In 1956, Burnett recorded his masterpiece work, “Smokestack Lightnin’.” The hit peaked at number eleven on both the Cash Box Hot Chart and Billboard’s R&B chart. Over the next five years, Burnett recorded many hits: “I Asked For Water,” “Who’s Been Talking,” “Sitting on Top of the World,” “Spoonful,” “Wang Dang Doodle,” “Back Door Man,” “Goin’ Down Slow,” “I Ain’t Superstitious,” and “Red Rooster.” In 1959, Burnett released his first album on Chess, Moaning in the Moonlight, which was followed in January 1962 by Howlin’ Wolf, sometimes referred to as the “Rocking Chair” album. Greil Marcus of Rolling Stone magazine called it “the finest of all Chicago blues albums.”
On March 14, 1964, Burnett married Lillie Handley Jones, who was from Alabama. She was a property owner and a smart money manager, and they settled in south Chicago. She would remain with him until his death.
Burnett’s later hits included “Tail Dragger” (1962); “Built for Comfort,” “300 Pounds of Heavenly Joy,” “Hidden Charms” (all in 1963); and “Love Me Darlin’” and “Killing Floor” (both in 1964).
In September 1964, he traveled to Europe as part of the 1964 American Folk Blues Festival, touring with such blues artists as Sonny Boy Williamson, Lightnin’ Hopkins, Willie Dixon, and Sleepy John Estes. “Smokestack Lightnin’” was a huge hit in Great Britain, and Burnett commanded headliner status on the tour.
Burnett garnered wider exposure through the folk movement and British Invasion remakes of his classic blues songs. In 1965, he appeared on the ABC TV show Shindig with the Rolling Stones, who had a number-one hit in England with “Red Rooster.” Over the next several years, he played the prestigious Newport Folk Festival, the Berkeley Folk Festival, and the Ann Arbor Blues Festival. In that period, he released the albums Real Folk Blues (1966) and More Real Folk Blues (1967). In 1968, he released Howlin’ Wolf, often referred to as the “electric” Howlin’ Wolf album.
Despite failing health, including a 1969 heart attack, high blood pressure, and kidney problems, Burnett continued to tour and record. In May 1970, he went to London, England, and recorded The London Howlin’ Wolf Sessions with such British rock stars as Eric Clapton, Mick Jagger, Bill Wyman, Charlie Watts, Steve Winwood, Ringo Starr, and Ian Stewart. It became the only Howlin’ Wolf album to appear on the Billboard 200, spending fifteen weeks on the chart and peaking at number nineteen.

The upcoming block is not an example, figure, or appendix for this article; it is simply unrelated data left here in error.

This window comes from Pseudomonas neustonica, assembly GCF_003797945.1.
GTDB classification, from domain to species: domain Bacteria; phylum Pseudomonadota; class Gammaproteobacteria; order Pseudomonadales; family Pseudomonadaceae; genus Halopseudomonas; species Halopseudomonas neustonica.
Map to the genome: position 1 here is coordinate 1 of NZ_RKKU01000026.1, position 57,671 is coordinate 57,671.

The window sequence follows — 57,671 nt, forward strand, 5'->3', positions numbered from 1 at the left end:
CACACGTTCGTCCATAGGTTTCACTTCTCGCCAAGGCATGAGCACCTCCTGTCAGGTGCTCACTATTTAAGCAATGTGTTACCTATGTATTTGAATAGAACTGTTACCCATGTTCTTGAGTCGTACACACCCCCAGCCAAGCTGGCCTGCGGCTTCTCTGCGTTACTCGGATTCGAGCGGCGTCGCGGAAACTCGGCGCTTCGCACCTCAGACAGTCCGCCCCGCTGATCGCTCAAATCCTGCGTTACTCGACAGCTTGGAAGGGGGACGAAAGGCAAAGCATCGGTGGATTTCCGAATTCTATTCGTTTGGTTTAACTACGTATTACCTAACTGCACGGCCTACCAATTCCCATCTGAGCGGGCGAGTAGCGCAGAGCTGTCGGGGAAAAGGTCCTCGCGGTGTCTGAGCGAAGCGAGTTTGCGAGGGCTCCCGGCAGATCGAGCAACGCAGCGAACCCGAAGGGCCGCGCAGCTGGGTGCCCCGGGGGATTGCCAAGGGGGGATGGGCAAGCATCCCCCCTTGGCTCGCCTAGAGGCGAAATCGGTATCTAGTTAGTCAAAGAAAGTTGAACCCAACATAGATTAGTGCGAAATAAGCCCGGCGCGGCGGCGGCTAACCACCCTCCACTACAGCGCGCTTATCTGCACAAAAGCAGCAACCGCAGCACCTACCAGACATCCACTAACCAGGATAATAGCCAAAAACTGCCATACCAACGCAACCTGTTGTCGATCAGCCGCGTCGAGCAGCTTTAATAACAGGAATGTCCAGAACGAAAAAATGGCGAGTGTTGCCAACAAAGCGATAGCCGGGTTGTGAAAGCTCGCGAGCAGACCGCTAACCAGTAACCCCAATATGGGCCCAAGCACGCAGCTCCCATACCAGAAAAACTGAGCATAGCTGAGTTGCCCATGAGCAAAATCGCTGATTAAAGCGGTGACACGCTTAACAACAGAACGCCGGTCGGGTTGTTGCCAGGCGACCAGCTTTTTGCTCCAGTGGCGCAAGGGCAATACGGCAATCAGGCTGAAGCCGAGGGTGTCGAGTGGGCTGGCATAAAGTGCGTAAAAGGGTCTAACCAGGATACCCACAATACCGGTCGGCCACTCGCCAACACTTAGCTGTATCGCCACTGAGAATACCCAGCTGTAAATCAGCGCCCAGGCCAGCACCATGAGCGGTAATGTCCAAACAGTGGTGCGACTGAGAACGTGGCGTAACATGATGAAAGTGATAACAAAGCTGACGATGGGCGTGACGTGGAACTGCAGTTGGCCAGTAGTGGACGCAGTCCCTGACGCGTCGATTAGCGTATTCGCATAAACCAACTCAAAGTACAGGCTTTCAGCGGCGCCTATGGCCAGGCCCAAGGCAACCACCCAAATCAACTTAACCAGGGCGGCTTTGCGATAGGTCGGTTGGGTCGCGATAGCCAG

In early 1971, Burnett released the album Message to the Young, which was considered his “psychedelic” record, as well as the nadir of his recording career. In May 1971, Burnett had a second heart attack, and doctors discovered that his kidneys were failing. He began to get hemodialysis treatments and was ordered by doctors to stop performing. But he would not quit, and three months later, he was the opening night headliner at the Ann Arbor Blues Festival.
In early 1972, Burnett cut the live album Live and Cookin’ at Alice’s Revisited. In August 1972, he received an honorary doctorate from Chicago’s Columbia College. In August 1973, he recorded his final studio album, The Back Door Wolf. In 1975, he was nominated twice for a Grammy Award for Best Traditional or Ethnic Album for Back Door Wolf and London Revisited, a repackaging of the London sessions recorded by both him and Muddy Waters.
On January 7, 1976, Burnett was diagnosed with a brain tumor. He underwent surgery from which he never recovered. He was removed from life support and died on January 10, 1976. He is buried at Oak Ridge Cemetery in Chicago.
Burnett was elected to the Blues Foundation Hall of Fame in 1980 and was inducted into the Rock and Roll Hall of Fame in 1991. In 1994, the great bluesman was honored on a U.S. postage stamp.
For additional information:Cohodas, Nadine. Spinning Blues into Gold: The Chess Brothers and the Legendary Chess Records. New York: St. Martin’s Press, 2000.
George-Warren, Holly, and Patricia Romanowski. The Rolling Stone Encyclopedia of Rock and Roll. New York: Rolling Stone Press, 2001.
Guralnick, Peter. “Howlin’ Wolf: What Is the Soul of a Man?” Oxford American 75 (2011): 60–65.
Lott, Eric. “Back Door Man: Howlin’ Wolf and the Sound of Jim Crow.” American Quarterly 63 (September 2011): 697–710.
Marsh, Dave, and John Swenson, eds. The Rolling Stone Record Guide. New York: Random House/Rolling Stone Press, 1979.
Rock and Roll Hall of Fame and Museum. https://www.rockhall.com/inductees/howlin-wolf (accessed May 17, 2017).
Segrest, James, and Mark Hoffman. Moaning at Midnight: The Life and Times of Howlin’ Wolf. New York: Pantheon Books, 2004.
Bryan RogersNorth Little Rock, Arkansas
Last Updated 5/17/2017